European Legislators Playing Catch-Up On Payment Fraud Rules, Says MEP

European parliamentarian Ashley Fox has accused legislators of drafting rules on strong authentication that — less than a year ahead of their introduction — are already lagging behind the payments industry’s hi-tech approach to fighting fraud.

Speaking to PaymentsCompliance, Fox took aim at incoming regulatory technical standards that will take effect from September 2019 and supplement the revised Payment Services Directive (PSD2).

He said that progress in the sector has been remarkable in the past half-century, and with the rapid uptake of contactless card payments and mobile transactions customers are driving significant improvements in speed and efficiency.

“But there’s a ‘but’,” he said. “Public policymakers — by which I mean regulators and politicians — are really not keeping up with this. We provide outdated regulations and we slow up the rate of technological change.”

Fox, a Conservative Party MEP and active participant in the European Parliament’s Economic and Monetary Affairs Committee, pointed to the incoming requirement that strong authentication is carried out on all online transactions of more than €30 in value, unless the payment provider’s fraud rates are below certain thresholds.

“What purpose does that serve, other than to make politicians feel better? The reason I say that is because it’s the industry that already is responsible for a fraudulent transaction, so they have every incentive to use that technology to minimise fraud,” he said.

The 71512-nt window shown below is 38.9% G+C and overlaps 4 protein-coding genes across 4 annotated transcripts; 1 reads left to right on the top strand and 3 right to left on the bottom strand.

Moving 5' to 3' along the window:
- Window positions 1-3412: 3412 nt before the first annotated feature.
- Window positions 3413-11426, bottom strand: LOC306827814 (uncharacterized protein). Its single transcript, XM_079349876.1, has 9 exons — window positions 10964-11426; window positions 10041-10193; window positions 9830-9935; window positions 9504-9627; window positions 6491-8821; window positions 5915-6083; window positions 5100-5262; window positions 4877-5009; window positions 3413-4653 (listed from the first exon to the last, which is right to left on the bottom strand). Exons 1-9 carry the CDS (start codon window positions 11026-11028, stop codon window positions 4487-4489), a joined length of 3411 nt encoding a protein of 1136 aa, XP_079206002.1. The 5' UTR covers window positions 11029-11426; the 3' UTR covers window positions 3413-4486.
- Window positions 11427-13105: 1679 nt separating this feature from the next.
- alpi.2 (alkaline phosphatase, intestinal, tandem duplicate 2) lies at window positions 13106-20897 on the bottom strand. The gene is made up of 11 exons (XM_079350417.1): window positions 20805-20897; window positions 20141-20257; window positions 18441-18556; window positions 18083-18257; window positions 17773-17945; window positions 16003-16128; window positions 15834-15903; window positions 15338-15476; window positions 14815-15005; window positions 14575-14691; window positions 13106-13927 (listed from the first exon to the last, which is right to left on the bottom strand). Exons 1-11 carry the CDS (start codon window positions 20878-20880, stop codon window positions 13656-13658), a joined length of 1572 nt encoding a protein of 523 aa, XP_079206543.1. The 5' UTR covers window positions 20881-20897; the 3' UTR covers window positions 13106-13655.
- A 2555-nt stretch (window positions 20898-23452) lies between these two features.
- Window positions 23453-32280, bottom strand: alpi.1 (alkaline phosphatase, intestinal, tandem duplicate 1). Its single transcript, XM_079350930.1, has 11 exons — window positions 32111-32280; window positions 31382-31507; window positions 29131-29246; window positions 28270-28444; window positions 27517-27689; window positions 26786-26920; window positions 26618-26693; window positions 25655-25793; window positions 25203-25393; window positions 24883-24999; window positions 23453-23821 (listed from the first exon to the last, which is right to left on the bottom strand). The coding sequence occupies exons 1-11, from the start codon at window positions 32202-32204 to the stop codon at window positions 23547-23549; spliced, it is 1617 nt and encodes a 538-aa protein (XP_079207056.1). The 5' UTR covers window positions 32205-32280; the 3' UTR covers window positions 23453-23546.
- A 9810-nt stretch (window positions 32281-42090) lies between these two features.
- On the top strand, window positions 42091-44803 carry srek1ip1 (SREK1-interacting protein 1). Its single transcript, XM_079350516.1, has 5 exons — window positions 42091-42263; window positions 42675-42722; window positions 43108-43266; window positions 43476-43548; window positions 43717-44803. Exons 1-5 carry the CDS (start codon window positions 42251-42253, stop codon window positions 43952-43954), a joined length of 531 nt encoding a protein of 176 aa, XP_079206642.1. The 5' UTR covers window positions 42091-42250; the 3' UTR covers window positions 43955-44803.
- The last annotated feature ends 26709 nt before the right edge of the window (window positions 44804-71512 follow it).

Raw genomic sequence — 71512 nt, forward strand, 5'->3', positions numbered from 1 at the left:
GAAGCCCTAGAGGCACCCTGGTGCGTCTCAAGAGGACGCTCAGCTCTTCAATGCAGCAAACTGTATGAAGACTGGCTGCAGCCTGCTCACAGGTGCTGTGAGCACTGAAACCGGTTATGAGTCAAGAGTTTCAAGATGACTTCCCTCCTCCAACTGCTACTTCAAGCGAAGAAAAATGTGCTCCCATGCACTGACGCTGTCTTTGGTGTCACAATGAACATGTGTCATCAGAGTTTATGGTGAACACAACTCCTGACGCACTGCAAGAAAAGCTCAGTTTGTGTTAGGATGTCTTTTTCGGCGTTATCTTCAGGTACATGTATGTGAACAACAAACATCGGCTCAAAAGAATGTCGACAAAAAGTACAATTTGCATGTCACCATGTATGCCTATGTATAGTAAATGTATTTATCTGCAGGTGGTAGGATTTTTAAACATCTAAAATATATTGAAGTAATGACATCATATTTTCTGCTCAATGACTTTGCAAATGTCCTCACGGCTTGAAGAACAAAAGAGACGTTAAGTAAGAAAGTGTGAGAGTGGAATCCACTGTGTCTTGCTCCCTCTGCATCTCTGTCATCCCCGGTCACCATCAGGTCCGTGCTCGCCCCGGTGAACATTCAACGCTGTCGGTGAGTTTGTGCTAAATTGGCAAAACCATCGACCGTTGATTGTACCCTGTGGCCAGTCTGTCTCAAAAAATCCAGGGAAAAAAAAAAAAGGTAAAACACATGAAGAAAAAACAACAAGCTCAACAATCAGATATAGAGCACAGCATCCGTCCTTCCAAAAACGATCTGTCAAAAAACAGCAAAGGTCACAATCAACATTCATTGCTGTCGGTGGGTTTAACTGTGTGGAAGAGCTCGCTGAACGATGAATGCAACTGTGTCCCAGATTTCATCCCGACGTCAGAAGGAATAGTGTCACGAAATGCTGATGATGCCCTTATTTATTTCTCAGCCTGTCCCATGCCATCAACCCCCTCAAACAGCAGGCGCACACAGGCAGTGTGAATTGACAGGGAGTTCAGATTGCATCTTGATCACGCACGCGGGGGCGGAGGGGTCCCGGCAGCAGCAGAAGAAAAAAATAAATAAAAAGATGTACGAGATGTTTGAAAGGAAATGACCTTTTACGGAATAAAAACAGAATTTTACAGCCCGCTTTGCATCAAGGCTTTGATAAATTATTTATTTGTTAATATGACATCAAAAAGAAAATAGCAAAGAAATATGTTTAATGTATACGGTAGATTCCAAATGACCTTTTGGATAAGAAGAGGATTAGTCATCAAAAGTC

“I’ve been in a teaching session where I’ve seen industry demonstrate what they already do to minimise fraud. They look at the way I move the mouse when I make a transaction, they look at my location, they look at the device I’m using, they look at my purchase history.

“They absolutely do not need this arbitrary rule.”

That requirement was controversial from the start. When first proposed by the European Banking Authority in 2016 there was no exemption available based on fraud rates, prompting pleas from providers concerned about customer drop-off when shopping online.

Providers argued that existing tools for transaction risk analysis often make two-factor authentication redundant, and some questioned where the €30 figure had come from in the first place.

The final text was changed so that for online card payments between €30 and €100, the exemption will be applicable if risk analytics are used to keep fraud below 0.13 percent. The threshold then drops to 0.06 percent for payments between €100 and €250, and to 0.01 percent for transactions between €250 and €500.

For credit transfers, the thresholds are significantly lower.

According to Fox, tying strong authentication to value-based transaction thresholds is fundamentally flawed, not least because criminals are still able to operate under the radar.

“If you are a fraudster you’re going to make more money if you can continue to use a card or an account for a long time, taking a little bit now and then,” he said.

“If you try and do a £5,000 transaction you’re almost certain to get caught. So why don’t we let the industry decide the best way to minimise fraud, and let them get on with it?”